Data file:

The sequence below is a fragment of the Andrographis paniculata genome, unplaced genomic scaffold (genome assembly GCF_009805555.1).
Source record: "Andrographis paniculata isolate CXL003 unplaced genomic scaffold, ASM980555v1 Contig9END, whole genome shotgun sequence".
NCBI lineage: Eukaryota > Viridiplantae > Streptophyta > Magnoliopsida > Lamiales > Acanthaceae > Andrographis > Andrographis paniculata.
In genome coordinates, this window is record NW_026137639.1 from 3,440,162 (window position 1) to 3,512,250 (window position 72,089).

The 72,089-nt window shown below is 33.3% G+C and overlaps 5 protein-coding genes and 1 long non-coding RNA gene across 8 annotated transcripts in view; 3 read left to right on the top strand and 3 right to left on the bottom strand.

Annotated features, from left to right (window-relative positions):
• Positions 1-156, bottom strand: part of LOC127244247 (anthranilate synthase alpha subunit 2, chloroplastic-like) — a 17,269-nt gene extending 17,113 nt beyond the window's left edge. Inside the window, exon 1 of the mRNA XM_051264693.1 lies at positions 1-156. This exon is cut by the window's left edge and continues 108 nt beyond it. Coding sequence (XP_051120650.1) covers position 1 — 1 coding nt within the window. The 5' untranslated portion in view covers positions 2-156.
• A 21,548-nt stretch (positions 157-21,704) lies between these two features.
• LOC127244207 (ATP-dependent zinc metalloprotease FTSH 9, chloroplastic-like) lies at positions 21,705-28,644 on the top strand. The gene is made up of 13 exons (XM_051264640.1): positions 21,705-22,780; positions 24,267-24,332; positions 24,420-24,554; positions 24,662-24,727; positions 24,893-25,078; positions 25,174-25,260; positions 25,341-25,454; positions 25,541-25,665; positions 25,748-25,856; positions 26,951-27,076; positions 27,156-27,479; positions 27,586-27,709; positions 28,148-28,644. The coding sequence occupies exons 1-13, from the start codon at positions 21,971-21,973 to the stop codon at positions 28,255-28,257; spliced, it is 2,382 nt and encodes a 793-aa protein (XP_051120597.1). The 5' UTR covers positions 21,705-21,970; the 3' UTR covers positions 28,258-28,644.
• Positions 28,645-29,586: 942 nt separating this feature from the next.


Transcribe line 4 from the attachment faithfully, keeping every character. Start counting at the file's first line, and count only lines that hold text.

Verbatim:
In genome coordinates, this window is record NW_026137639.1 from 3,440,162 (window position 1) to 3,512,250 (window position 72,089).